Cesare Prandelli interested in Tottenham job after 2014 World Cup campaign with Italy

The Italy coach is believed to have been contacted about taking over at Spurs although no official approach has been made with Tim Sherwood contracted until the end of next season

Italy coach Cesare Prandelli has thrown his name into the hat to become the next Tottenham manager following initial discussions about his future beyond this summer’s World Cup in Brazil.

The Italian was linked with a move to White Hart Lane when Andre Villas-Boas was sacked towards the end of 2013, and the Evening Standard is reporting that the Italian, who is almost certain to leave the national team after the World Cup, has been contacted about a new role at Spurs.

The 56-year-old has a close friendship with Tottenham technical director and fellow Italian Franco Baldini, having spent time together at Roma in 2004. Prandelli was unable to take charge of a match with the Giallorossi though due to his wife falling seriously ill, with Baldini director of football at the club during Prandelli’s short time there.

It is believed no official approach has been made to Prandelli, with Tim Sherwood given a contract until the end of next season, and Dutch pair Louis van Gaal and Frank de Boer also admired by the club’s chairman, Daniel Levy. Although he is philosophical about his own prospects of remaining head coach next term, Sherwood would make it difficult for Levy to ignore him were he to guide Tottenham to a place in the 2014-15 Champions League.

It is thought , however, that Prandelli, 56, is keen to work in the Premier League and is understood to have responded favourably to the idea of moving to north London. Although his grasp of English is limited, the former Fiorentina boss and his coaching staff are said to have been working hard on their command of the language in recent months.

Sources in Italy revealed the initial contact with Prandelli was made last December, the month in which Andre Villas-Boas was dismissed by the Tottenham board.

Since then, it seems Prandelli has grown even more enthusiastic about the prospect of working in the Premier League and it is believed further soundings were made this month. Were the job offered today, it is likely Prandelli would accept.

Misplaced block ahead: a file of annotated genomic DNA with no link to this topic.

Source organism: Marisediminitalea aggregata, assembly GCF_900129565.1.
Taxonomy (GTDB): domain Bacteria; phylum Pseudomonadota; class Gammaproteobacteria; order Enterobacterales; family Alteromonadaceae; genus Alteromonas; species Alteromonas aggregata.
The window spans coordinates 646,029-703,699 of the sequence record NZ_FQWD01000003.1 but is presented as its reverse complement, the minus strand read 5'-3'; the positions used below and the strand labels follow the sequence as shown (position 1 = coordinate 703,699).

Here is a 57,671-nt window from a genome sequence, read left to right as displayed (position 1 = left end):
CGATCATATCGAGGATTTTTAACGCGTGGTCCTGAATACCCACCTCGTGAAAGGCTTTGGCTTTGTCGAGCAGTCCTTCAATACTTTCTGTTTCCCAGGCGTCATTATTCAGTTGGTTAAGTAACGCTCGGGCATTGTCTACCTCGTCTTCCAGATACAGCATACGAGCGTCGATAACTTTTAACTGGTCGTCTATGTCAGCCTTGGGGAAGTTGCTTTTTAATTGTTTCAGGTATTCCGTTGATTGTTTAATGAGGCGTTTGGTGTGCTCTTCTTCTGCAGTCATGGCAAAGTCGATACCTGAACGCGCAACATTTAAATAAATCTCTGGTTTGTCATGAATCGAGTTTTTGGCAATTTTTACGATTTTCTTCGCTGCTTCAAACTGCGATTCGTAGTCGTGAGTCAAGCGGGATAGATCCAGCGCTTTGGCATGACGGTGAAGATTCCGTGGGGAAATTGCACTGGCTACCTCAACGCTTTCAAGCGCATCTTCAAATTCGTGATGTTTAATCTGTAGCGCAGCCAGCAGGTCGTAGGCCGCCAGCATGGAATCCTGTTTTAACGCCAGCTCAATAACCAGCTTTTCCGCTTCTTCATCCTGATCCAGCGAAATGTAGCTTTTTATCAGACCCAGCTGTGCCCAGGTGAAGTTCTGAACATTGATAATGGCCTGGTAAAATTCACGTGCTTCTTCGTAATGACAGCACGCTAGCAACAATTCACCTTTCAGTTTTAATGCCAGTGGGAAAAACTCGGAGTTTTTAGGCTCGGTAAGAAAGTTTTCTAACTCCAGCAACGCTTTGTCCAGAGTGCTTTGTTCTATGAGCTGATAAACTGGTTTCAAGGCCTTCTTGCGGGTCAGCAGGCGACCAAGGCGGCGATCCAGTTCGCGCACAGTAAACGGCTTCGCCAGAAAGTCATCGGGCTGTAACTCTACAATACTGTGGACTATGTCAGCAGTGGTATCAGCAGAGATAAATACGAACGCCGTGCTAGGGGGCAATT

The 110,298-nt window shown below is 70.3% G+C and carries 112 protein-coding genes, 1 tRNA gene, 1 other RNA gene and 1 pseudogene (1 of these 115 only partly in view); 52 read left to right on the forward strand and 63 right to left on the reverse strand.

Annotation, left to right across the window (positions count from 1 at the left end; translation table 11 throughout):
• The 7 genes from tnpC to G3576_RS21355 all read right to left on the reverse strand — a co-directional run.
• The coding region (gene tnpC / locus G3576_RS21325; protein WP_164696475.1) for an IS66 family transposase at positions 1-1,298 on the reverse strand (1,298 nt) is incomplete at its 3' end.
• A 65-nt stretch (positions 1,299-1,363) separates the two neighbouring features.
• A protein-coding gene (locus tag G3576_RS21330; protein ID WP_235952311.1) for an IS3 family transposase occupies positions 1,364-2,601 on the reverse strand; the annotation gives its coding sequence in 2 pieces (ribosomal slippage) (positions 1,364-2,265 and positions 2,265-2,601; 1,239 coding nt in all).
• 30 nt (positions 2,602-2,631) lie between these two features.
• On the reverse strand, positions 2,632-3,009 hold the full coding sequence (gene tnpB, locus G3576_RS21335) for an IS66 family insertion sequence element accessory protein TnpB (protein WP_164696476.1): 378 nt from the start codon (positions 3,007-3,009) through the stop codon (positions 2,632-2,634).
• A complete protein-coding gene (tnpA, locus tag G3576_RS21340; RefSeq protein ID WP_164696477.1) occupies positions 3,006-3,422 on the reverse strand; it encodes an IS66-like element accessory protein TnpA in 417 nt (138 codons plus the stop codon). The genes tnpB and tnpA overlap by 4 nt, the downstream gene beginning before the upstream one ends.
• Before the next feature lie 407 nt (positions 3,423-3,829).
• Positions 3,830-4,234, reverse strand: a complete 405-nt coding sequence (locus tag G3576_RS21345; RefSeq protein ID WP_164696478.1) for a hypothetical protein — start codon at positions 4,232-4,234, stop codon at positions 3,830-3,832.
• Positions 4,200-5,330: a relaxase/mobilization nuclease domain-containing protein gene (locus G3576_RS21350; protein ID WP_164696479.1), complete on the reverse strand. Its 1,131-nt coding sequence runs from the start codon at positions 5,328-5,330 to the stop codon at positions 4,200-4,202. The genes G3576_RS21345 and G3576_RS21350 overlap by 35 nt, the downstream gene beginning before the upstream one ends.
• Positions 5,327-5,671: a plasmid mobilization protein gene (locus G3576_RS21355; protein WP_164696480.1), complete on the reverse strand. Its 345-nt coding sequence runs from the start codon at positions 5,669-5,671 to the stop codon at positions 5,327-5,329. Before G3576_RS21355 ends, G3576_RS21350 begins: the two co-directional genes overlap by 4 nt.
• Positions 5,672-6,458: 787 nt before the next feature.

Since he led Italy to second place at Euro 2012, it has been expected that Prandelli would leave after this summer’s tournament in Brazil. An announcement was anticipated after Italy secured qualification last September but this was delayed.

More light could be shed on the situation in the coming weeks, however, as Prandelli is due to hold talks with Giancarlo Abete, the president of the Italian FA, in mid-March. Prandelli is also likely to be asked about his future before Italy’s friendly against Spain on March 5.

The final word will, of course, rest with Levy, a huge admirer of Van Gaal. The 62-year-old is scheduled to end his second spell in charge of Holland after the World Cup, and has always dreamed of working in the English top flight. If an agreement can be reached with the former Bayern Munich and Barcelona coach, he still looks the clear favourite.

Furthermore, Baldini’s role is under scrutiny after he recommended the £30million, club‑record signing of Erik Lamela from Roma, which has failed to bear fruit so far. It is hard to imagine Spurs appointing an ally of Baldini if they are not convinced about the technical director’s long-term suitability for the role.

Yet Prandelli remains an attractive proposition. He kept both Parma and Fiorentina in the upper echelons of Serie A during his time at those clubs, between 2002-10, and has enhanced his reputation as an outstanding coach through his work with Italy.

Both AC Milan and Juventus had shown an interest in him earlier this year but Milan chose to appoint a rookie coach in Clarence Seedorf, while Juve are likely to press ahead with Antonio Conte, despite his occasionally combustible temperament off the field.

Prandelli’s salary of about £2million a year before tax is substantially less than that of the top coaches in Europe, including Jose Mourinho and Arsene Wenger, and Prandelli would be happy to work at Spurs even if they did not qualify for the Champions League — as long as he had guarantees about being given time to implement his methods. Clearly, the presence of Baldini would be fundamental to any agreement.

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